As far as consciousness, he reiterated chapter 7 ("Ich bin ein Singularitarian") from The Singularity is Near . According to chapter 7: "There exists no objective test that can conclusively determine its [consciousness] presence."
Kurzweil states we are stuck at one level (neurological) of measuring correlates objectively, and "we cannot penetrate to the core of subjective experience through objective measurement."
It seems that Kurzweil is in a phenomenological path, not for the whole mind, but at least for consciousness. According to Paul Churchland's introductory book, Matter and Consciousness , "Many suppose that, through scientific research, the mind can make conceptual progress: toward the goal of reconceiving the material world, and the mind, in conceptual terms that do correspond at last to the true nature of things-in-themselves. This is the hope of scientific realism..."
Whereas for Phenomenology: "its various advocates are all agree that a true understanding of the nature of mind can be achieved only by methods that are radically different from those that guide science generally...They are keenly aware, as are almost all philosophers since the work of Kant, that the world-of-our-experience is in large measure a constructed world...Standard scientific activity, on their view, is just a continuation of certain of these 'constructive' activities of the mind" .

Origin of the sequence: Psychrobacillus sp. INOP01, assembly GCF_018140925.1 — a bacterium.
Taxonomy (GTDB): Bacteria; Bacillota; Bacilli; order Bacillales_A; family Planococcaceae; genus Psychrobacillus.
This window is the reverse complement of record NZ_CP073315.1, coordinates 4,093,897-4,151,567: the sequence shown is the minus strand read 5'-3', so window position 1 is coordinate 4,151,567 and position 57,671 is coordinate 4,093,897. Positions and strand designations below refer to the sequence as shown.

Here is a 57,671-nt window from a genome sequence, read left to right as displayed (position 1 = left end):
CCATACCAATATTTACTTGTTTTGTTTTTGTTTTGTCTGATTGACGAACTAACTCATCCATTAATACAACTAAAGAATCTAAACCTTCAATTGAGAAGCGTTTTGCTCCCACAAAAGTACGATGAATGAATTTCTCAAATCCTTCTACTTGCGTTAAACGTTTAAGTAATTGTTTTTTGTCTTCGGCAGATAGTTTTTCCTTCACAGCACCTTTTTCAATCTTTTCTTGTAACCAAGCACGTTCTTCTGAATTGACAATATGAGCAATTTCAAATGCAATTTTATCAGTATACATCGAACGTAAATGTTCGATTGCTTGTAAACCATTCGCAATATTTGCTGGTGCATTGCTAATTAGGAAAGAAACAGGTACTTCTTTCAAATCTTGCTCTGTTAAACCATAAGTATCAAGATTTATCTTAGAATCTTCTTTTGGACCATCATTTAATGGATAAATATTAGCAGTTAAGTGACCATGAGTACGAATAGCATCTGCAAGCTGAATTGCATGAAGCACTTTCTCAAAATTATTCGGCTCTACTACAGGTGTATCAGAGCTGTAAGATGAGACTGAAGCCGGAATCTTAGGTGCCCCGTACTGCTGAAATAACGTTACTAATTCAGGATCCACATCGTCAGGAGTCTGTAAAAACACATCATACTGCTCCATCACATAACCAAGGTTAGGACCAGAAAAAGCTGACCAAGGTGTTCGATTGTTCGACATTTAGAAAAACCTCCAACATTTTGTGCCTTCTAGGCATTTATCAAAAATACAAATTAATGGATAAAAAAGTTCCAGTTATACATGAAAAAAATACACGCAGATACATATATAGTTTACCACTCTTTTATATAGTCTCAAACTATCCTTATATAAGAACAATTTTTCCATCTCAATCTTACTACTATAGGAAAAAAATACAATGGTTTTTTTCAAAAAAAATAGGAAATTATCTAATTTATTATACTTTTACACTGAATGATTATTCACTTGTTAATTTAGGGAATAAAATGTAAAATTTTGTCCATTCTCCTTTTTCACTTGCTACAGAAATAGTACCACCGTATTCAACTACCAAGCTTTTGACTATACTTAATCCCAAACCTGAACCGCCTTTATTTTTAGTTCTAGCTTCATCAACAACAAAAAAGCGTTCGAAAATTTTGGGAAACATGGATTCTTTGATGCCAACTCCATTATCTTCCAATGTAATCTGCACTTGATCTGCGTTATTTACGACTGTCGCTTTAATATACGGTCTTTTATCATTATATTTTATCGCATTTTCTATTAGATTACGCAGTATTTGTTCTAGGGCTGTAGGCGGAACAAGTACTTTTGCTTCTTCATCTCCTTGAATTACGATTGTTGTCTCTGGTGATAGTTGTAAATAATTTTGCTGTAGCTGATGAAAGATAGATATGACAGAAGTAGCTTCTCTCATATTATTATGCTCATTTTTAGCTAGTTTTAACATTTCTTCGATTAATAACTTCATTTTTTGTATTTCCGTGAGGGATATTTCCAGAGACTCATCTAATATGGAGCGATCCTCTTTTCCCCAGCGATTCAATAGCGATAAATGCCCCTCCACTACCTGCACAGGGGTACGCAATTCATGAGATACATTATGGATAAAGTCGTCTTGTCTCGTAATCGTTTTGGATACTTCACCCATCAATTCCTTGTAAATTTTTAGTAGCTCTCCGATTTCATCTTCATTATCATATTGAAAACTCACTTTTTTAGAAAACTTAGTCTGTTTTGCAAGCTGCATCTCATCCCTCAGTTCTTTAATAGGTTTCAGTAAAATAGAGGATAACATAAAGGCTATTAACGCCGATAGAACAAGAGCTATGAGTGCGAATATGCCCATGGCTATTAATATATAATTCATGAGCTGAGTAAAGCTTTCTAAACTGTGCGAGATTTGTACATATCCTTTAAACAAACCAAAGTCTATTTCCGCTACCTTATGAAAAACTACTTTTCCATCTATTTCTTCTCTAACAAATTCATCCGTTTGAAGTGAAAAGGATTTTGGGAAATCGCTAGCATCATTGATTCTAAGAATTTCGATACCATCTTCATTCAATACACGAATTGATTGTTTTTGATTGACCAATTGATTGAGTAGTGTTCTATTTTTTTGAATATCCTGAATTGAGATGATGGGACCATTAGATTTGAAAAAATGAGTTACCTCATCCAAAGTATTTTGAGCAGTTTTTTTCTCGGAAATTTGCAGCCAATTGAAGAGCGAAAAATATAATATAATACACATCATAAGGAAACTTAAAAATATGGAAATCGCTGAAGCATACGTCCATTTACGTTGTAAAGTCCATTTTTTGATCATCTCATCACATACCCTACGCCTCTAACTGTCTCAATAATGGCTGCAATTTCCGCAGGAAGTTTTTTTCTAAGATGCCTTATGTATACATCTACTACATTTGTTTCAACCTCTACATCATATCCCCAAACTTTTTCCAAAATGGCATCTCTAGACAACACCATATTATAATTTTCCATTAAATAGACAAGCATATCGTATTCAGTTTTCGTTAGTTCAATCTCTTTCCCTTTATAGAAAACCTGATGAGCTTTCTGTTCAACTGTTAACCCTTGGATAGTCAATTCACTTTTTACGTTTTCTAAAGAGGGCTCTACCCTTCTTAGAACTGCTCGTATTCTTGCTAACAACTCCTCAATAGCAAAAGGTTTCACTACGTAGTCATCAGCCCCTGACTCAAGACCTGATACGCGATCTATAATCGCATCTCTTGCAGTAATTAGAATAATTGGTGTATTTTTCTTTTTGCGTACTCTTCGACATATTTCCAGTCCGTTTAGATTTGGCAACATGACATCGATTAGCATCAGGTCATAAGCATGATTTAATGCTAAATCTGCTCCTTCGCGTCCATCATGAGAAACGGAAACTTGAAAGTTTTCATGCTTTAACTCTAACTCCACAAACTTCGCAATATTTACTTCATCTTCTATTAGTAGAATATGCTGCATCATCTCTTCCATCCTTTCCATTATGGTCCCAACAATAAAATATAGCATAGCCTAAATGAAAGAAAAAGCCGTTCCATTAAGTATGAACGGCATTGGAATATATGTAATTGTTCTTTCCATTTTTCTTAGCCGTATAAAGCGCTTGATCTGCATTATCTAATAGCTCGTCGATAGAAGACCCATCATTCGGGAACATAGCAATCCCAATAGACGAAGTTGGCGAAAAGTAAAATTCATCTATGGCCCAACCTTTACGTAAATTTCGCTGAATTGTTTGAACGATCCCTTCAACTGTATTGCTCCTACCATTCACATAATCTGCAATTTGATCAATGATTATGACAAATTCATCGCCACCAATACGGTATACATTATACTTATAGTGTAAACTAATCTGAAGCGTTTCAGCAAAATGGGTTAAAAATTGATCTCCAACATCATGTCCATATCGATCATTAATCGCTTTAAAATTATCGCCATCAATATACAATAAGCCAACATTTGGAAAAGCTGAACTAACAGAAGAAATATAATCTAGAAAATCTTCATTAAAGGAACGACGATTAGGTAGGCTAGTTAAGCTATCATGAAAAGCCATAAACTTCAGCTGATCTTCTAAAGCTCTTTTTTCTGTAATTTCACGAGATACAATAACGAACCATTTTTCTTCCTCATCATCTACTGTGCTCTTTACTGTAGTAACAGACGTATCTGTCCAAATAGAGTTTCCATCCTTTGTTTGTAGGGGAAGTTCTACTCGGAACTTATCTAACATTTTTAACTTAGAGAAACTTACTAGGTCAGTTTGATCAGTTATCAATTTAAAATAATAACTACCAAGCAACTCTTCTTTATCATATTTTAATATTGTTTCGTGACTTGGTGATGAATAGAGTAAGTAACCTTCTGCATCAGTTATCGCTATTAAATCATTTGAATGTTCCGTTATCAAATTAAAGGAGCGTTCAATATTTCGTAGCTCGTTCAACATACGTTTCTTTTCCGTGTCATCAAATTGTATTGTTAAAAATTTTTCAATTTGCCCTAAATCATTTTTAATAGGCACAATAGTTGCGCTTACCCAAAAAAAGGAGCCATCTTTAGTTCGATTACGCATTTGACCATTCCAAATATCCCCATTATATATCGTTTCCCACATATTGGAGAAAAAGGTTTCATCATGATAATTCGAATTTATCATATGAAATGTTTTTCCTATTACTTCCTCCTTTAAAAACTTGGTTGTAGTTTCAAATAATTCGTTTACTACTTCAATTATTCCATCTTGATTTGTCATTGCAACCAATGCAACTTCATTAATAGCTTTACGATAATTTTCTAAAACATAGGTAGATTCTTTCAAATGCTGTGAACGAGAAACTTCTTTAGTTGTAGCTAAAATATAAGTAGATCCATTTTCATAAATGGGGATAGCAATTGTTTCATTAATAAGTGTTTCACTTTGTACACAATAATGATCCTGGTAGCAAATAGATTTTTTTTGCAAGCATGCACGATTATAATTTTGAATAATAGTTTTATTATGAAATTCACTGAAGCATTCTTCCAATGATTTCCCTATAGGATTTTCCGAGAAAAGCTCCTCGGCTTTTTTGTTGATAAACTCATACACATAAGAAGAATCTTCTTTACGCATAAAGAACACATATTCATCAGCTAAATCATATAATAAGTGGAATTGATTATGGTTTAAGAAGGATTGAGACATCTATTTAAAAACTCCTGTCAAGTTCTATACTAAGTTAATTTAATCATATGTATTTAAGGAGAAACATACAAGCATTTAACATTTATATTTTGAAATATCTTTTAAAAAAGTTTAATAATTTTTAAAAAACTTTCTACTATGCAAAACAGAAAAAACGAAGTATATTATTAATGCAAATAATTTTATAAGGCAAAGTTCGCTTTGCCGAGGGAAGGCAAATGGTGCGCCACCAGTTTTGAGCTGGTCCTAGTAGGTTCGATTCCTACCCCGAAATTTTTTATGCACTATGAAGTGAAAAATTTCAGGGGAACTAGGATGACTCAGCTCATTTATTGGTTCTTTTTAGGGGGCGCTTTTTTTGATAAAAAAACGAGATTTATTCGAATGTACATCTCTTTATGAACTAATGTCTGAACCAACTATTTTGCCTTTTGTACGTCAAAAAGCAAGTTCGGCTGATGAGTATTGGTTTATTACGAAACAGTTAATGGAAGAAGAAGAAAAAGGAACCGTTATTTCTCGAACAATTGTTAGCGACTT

The phenomenologist path, while important, doesn't seem like a very fruitful set of commitments for making progress. Especially since one of their hopeful methods, which is to use the "special access" the mind might have to itself in order comprehend the truth, is not special knowledge at all if all knowledge is conceptual construction.
Given his influence, I pose the question, should Kurzweil be taking this phenomenologist stance? Why doesn't he encourage scientific research into consciousness (and how to recognize it)? If he's a patternist, why can't he imagine definitions of patterns for consciousness and imagine engineering pattern recognizers for that?
 R. Kurzweil, "The Power of Hierarchical Thinking". H+ Summit: Harvard University, Cambridge MA, 2010. Notes: Ben Scarlato's liveblog, Video: livestream.
 R. Kurzweil, The Singularity is Near. Viking, 2005.
 P.M. Churchland, Matter and Consciousness. MIT Press, 1988.